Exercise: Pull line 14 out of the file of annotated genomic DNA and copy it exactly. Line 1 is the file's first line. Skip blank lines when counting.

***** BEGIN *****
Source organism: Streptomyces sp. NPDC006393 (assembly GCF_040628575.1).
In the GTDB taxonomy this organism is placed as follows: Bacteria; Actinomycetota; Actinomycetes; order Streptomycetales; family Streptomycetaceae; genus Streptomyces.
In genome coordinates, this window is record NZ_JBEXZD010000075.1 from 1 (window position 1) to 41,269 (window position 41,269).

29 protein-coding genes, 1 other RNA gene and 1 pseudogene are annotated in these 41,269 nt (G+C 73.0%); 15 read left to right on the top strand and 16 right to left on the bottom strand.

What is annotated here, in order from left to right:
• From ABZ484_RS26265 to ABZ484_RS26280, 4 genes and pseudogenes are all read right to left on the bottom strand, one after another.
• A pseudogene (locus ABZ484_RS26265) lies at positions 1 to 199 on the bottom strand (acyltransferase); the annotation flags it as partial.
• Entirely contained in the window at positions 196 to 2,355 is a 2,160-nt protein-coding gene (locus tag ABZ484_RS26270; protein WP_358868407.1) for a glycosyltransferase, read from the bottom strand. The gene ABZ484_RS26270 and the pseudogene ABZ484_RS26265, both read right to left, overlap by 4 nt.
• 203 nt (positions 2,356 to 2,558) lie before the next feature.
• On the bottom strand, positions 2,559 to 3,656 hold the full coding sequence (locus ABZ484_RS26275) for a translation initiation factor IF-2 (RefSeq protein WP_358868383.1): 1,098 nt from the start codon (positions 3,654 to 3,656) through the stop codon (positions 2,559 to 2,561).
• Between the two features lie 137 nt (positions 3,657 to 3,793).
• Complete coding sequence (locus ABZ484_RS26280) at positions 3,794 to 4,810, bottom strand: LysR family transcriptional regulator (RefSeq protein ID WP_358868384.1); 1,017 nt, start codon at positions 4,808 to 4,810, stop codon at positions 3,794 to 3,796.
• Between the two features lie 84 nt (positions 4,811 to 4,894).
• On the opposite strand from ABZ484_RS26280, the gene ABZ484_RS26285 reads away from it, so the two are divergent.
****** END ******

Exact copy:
• On the opposite strand from ABZ484_RS26280, the gene ABZ484_RS26285 reads away from it, so the two are divergent.